The audio is reasonable, although understandably constrained by age. Once again, Blue Underground have neglected to provide a complete Italian track, although a handful of scenes in the film that were cut from English-language prints of the film are presented in Italian with English subtitles. This sort of situation really infuriates me: they clearly had access to an Italian version of the film, so why not let us watch the whole film that way, if we choose to? Their inclusion of Italian audio on The Bird With the Crystal Plumage shows that they realise there is a market for this option, so I can only surmise that its absense is due to sheer laziness. There are no English subtitles either, apart from those that appear during the aforementioned Italian scenes.
The sole extra is an 8-minute interview with co-writer Giovanni Simonelli, who provides a fairly frank overview of his memories both of the giallo craze and of his work on the film itself. The featurette closes with a brief snippet from an interview with Margheriti, who died in 2002, where he explains the reason for his Anglicised screen name. It's good as far as it goes, but like so many of Blue Underground's extras, it could have done with being longer.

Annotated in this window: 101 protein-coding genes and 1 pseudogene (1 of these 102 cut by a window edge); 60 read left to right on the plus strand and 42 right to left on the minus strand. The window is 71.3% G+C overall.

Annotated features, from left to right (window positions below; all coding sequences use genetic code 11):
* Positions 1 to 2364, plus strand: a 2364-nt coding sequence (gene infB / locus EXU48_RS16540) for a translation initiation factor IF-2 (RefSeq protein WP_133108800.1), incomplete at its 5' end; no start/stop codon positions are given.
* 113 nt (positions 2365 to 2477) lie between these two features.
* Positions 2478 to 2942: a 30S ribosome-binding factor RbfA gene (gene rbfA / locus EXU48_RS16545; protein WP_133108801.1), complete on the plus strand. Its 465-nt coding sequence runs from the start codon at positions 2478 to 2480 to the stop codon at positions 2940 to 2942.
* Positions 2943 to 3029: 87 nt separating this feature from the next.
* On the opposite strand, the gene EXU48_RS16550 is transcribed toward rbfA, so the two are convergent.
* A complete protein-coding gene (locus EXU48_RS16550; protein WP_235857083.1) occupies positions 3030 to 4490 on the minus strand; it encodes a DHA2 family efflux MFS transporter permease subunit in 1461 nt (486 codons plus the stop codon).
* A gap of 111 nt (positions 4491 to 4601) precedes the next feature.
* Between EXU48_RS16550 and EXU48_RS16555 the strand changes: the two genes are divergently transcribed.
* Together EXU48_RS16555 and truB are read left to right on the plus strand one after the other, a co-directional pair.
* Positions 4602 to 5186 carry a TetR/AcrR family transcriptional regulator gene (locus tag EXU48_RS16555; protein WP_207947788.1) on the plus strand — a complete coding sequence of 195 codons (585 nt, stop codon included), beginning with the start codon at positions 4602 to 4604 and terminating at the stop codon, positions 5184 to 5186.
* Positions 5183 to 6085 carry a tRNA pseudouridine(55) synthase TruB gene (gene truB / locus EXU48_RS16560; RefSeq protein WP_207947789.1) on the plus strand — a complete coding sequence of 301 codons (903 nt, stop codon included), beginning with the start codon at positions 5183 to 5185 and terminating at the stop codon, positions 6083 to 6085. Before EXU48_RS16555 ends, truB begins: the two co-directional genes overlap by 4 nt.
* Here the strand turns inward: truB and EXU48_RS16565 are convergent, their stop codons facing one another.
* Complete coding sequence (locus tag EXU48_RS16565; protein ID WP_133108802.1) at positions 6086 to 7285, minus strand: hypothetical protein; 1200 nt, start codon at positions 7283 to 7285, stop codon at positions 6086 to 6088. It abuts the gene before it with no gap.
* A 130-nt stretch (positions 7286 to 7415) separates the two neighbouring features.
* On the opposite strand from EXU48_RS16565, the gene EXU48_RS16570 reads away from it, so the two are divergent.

Seven Deaths in the Cat's Eye is enjoyable enough, but it's far from the best that either the traditional giallo or the gothic horror have to offer. Its biggest problem, arguably, is its inability to decide precisely what it wants to be, although some might feel that this mishmash of different styles adds to the fun. Blue Underground's DVD is not particularly noteworthy, although the fact that they have released it uncut and in its correct aspect ratio for the first time is certainly appreciated.